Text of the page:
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Posted in Plants, Style

Smokin’ Hot Electric Lava Drops – Seemannia sylvatica

Seemannia sylvatica - throat detail

|Seemannia sylvatica – floral detail|

Have you ever stared down into the mouth of a volcano?  Take a closer look.  Can you feel the visual heat?  It makes me sweat with excitement just looking at it.  What you are looking at is the inside of the amazingly electric, tubular bell-like flowers of a plant from the Gesneriaceae family.  Same plant family as the African Violet.  Let me introduce you to ‘Violet’s’ cousin from the new world tropics, Seemannia sylvatica also referred to as Gloxinia sylvatica and Bolivian Sunset.

Seemannia slyvatica - foliage + form + flower

|Seemannia slyvatica – foliage + form + flower|

Seemannia sylvatica comes to us from the eastern Bolivian slopes of the Andes.  It’s a rhizomatous perennial that forms a trailing, yet bushy groundcover outfitted in narrow, satiny lance-like leaves.  Slight hairs on their surfaces give them that extra luster. Plants grow to around 2 feet by 2 feet in size.  When seasonal temperatures are on the cool side, Seemannia sylvatica punctuates its plush stems and foliage with lusciously luminous flowers that are symbolic of smokin’-hot-electric-lava-drops.  The color demands to be visually tasted, leaving you stimulated by its electric eruption of deliciousness. And if that weren’t enough, the flowers continue to intoxicate with their stunningly seductive yellow-orange throats speckled with volcanic visions of rich, riotous red.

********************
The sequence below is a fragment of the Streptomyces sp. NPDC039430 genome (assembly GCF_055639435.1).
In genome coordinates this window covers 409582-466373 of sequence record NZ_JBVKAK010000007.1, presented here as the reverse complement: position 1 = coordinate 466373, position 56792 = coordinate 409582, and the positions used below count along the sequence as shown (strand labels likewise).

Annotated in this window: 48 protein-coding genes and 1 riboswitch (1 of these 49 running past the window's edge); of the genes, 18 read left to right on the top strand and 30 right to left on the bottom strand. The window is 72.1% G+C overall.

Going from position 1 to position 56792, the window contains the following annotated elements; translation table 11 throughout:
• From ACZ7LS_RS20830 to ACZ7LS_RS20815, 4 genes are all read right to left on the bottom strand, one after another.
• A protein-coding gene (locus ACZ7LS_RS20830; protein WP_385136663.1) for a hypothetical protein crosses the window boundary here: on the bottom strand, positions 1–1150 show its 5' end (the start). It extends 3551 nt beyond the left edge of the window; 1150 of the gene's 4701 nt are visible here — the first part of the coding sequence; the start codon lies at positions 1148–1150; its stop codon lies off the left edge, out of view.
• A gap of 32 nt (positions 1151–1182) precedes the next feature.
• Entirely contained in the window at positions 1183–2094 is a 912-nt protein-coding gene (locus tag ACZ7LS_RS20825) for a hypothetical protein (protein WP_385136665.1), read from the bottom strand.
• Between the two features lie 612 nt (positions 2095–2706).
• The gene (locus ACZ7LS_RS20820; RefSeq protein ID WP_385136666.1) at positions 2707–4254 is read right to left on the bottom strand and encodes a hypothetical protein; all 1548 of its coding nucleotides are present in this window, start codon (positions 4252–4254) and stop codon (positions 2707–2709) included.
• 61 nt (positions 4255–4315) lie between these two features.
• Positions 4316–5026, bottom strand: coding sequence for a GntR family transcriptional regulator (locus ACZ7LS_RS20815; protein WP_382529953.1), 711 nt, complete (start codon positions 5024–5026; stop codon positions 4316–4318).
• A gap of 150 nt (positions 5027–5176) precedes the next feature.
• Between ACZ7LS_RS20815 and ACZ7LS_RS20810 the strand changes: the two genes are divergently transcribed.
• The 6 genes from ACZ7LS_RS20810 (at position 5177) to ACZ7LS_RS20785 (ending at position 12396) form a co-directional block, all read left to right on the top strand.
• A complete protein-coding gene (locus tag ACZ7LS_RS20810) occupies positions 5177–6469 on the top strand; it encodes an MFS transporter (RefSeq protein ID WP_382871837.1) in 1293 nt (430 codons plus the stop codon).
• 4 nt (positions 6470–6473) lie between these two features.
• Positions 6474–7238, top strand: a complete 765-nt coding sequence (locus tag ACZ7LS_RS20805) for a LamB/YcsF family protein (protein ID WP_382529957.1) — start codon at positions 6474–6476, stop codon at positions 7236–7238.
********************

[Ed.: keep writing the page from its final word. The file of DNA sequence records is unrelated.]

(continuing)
Seemannia sylvatica - bud + bloom

|Seemannia sylvatica – bud + bloom|

Seemannia sylvatica likes to luxuriate in part sun/bright light conditions with regular moisture and, ideally, some humidity.  It likes to grow in fertile, well-draining soil and is a colorful candidate to grow indoors as well as out.  It is fairly hardy down to 30 degrees fahrenheit/-1 degrees celsius.  Another thing to note is that it can get scorched and wilt in hot, dry conditions.